I hold myself to the same standard: the desire to know my material backwards and forwards, not to rely on notes, so that I can talk about what’s needed, in that moment, with those people, to help them understand the core of what we’re doing. I believe strongly that people can (and will) look up the details, once they can put the arcs together. The details matter, but the shapes they make matter even more. People understanding, being able to take another step forward, matters most.
And all of that, I learned from him. In the big ways and the little ways. All of how to be the person in the world who keeps learning, who keeps being interested. Who is passionate about several things, not defined by one and only one.
Still learning. Always learning. Always up for something new.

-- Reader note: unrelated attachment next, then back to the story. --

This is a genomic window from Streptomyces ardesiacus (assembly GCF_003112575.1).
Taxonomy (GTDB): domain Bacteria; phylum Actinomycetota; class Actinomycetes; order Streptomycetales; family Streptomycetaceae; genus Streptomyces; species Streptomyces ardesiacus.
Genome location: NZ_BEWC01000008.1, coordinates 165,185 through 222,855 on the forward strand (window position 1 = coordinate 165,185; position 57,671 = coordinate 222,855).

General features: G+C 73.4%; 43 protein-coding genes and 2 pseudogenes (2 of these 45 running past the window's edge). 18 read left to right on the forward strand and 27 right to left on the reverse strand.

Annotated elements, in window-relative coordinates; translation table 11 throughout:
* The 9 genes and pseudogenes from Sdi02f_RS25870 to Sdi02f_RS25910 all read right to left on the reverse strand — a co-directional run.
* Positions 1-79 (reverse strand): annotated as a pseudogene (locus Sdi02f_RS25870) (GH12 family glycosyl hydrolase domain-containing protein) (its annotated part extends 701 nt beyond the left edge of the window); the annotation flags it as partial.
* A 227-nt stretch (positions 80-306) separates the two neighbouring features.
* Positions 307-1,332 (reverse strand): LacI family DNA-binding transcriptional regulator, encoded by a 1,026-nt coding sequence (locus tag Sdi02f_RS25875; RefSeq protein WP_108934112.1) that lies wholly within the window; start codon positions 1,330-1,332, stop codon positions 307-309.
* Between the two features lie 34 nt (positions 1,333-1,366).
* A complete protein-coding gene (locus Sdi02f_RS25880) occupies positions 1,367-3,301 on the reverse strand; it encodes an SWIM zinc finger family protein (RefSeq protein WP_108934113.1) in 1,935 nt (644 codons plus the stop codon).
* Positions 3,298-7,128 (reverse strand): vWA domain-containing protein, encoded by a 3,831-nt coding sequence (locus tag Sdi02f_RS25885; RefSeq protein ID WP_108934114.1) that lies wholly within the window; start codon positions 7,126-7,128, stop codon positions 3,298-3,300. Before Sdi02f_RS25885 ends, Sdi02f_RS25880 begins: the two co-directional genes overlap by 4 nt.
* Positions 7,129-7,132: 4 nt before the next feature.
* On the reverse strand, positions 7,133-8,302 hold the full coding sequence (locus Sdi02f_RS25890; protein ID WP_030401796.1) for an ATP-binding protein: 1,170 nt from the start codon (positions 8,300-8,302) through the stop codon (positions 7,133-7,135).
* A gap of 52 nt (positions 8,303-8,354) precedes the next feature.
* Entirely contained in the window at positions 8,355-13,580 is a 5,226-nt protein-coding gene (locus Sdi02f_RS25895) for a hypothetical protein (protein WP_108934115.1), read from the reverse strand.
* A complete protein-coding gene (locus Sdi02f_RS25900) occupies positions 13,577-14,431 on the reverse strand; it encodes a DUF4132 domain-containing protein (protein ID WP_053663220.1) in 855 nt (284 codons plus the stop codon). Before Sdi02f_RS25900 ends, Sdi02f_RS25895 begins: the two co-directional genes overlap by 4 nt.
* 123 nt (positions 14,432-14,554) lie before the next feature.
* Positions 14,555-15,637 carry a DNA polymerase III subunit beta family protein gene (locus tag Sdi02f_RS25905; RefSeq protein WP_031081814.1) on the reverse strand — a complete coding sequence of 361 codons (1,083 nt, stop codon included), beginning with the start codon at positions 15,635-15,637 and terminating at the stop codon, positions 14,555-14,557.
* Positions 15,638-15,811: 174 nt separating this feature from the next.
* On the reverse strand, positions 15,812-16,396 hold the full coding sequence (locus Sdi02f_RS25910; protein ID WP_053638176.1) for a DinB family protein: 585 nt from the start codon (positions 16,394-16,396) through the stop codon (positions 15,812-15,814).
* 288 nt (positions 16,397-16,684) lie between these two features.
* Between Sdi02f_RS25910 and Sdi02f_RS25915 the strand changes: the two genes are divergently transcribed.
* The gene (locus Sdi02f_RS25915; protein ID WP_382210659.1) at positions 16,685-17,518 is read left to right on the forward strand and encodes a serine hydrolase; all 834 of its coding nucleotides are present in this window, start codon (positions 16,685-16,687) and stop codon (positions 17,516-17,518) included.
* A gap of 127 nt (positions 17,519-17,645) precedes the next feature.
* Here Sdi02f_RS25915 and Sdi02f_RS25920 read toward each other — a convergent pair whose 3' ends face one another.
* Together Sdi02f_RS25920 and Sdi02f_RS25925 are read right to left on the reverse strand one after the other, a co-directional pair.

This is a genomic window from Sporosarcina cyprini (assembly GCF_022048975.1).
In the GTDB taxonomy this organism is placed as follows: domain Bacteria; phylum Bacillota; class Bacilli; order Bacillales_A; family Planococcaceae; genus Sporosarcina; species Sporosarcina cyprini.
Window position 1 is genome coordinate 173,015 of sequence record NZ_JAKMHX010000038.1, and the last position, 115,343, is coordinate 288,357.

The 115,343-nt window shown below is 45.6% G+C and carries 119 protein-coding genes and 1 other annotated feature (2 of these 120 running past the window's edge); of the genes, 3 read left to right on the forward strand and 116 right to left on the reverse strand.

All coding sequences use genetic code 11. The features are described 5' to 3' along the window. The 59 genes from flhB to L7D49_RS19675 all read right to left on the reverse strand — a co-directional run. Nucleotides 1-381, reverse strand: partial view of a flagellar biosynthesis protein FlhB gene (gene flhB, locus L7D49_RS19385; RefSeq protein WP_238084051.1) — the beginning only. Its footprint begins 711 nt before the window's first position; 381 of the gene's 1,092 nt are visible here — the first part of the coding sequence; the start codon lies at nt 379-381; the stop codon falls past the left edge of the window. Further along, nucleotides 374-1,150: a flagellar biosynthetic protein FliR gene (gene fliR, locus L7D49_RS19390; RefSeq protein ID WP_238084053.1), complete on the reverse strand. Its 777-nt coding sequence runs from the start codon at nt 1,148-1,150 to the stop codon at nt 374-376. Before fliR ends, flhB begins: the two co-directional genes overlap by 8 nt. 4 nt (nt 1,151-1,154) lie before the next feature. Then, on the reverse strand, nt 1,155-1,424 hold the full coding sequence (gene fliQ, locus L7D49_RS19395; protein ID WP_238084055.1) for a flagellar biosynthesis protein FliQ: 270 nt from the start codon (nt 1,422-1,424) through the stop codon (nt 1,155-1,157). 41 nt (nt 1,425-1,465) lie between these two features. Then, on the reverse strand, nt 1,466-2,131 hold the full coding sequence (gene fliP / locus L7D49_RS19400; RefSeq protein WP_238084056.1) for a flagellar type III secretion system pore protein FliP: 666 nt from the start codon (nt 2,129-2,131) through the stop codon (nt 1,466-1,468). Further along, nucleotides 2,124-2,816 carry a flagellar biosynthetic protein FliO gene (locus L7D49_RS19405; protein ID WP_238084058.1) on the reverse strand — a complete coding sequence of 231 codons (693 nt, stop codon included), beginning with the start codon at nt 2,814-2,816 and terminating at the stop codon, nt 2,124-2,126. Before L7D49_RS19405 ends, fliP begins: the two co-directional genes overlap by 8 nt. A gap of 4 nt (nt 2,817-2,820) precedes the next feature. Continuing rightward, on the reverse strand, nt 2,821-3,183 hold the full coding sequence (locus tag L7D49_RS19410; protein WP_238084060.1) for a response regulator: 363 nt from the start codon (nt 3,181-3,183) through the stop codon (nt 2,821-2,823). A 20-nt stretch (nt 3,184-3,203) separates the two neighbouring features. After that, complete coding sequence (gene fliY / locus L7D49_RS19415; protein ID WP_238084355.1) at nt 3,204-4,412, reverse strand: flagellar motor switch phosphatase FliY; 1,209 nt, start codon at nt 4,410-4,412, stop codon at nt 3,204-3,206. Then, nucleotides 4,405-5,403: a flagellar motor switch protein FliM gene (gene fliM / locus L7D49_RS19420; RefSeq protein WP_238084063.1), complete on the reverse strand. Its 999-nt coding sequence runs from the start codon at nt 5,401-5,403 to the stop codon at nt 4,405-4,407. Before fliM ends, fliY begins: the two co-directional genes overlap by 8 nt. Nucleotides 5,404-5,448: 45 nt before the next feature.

Per their blog, there are several notable things today:
1) The iPad app is out, so if you prefer reading on the iPad, have fun. (You do need to be running iOS7 – the join page, linked below, has device specifics info.)
2) They’re removing the invitation system (and you get a free month trial) – you can join here.
3) They’ve added the ability to browse their catalog on the website (you still can’t search, but if you’re trying to decide if there are enough books you might want to read, the browsing will be a big help.)
I’m still very happy with it, but I know there’s a number of people who were interested in finding out more, or who were waiting for the iPad app.
I mentioned last week that I intended to do a review of Oyster, so here it is, because I know more than a few people who are curious about it.
The basics: It’s been described as like Netflix for books, which is fairly accurate. Their FAQ and help info is on their website.